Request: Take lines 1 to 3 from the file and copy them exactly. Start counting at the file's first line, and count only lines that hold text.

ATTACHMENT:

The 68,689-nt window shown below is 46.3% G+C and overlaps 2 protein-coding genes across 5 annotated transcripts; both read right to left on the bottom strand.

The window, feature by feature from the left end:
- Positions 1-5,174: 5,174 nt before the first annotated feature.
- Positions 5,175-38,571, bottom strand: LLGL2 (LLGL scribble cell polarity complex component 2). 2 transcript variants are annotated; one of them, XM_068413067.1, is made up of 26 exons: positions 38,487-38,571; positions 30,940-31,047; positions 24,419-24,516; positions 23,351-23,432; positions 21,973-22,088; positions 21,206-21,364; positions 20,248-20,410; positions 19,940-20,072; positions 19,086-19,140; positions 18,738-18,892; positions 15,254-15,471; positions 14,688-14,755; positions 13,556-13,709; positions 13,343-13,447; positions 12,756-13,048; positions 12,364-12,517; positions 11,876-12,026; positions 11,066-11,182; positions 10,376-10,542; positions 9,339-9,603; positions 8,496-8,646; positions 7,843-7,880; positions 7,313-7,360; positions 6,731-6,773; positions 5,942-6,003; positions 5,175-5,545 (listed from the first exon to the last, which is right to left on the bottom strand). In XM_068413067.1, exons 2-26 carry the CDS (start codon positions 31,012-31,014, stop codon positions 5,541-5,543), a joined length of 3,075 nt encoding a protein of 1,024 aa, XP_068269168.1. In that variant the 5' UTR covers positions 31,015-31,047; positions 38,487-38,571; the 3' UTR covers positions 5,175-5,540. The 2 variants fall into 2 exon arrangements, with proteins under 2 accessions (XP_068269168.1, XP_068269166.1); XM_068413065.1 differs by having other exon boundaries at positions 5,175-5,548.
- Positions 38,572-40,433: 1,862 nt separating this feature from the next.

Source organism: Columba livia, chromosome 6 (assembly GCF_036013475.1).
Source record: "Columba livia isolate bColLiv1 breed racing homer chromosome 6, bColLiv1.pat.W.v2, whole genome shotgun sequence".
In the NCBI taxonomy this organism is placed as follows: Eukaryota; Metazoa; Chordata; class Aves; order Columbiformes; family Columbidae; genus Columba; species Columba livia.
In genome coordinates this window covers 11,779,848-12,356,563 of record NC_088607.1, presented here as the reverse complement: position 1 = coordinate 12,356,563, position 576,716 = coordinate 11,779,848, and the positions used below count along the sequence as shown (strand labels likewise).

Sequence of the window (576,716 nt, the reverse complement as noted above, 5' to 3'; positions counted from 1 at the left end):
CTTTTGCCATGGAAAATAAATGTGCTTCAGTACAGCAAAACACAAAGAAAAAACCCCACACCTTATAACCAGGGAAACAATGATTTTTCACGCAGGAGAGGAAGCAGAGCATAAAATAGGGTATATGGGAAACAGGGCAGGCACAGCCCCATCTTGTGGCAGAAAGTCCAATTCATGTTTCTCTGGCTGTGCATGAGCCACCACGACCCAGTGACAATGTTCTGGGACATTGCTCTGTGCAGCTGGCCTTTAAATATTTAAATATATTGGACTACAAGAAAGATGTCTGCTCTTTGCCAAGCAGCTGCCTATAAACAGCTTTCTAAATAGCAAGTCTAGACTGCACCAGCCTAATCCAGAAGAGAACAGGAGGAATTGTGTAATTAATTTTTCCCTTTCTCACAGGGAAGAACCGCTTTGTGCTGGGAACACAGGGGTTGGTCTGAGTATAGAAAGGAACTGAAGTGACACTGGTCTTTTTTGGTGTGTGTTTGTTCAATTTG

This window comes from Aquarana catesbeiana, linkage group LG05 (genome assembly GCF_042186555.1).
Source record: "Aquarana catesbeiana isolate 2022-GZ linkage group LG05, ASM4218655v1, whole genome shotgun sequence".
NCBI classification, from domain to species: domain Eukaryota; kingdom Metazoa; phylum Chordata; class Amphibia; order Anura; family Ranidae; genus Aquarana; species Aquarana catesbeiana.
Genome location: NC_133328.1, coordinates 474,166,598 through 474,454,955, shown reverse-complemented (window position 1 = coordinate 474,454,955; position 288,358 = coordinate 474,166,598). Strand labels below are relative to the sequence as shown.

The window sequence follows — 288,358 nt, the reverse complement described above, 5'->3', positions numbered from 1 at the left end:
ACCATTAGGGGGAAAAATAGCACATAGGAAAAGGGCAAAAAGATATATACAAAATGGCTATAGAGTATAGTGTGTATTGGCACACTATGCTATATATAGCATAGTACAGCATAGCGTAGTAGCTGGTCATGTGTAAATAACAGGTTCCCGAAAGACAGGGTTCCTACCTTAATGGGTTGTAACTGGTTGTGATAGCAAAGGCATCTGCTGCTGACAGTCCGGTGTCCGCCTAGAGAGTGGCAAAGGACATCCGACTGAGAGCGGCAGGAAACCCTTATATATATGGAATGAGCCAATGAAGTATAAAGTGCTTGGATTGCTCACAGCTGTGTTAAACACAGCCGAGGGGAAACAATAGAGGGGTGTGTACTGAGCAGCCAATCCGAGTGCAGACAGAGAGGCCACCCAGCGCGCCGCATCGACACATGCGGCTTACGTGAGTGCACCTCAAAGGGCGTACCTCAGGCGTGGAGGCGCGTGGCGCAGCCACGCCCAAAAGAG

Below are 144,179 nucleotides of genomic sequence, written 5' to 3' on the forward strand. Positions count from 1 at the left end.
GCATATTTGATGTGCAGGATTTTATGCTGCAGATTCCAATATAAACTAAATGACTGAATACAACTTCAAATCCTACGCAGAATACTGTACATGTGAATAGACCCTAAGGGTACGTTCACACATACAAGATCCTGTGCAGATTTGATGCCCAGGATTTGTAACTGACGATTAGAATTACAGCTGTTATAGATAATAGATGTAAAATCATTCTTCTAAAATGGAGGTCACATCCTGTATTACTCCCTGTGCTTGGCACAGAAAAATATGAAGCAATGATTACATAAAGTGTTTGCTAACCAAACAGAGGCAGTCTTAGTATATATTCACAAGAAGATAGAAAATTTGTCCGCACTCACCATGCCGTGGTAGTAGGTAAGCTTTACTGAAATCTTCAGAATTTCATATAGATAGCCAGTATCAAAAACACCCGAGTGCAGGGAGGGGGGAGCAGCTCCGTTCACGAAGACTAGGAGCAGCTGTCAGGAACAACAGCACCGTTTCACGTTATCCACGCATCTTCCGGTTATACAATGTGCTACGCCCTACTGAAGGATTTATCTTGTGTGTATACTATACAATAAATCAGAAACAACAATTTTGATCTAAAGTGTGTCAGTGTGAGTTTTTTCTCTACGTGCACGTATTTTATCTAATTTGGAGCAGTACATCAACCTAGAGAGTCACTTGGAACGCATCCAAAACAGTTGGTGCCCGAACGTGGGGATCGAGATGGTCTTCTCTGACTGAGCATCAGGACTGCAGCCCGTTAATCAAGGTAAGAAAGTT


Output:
The 68,689-nt window shown below is 46.3% G+C and overlaps 2 protein-coding genes across 5 annotated transcripts; both read right to left on the bottom strand.

The window, feature by feature from the left end:
- Positions 1-5,174: 5,174 nt before the first annotated feature.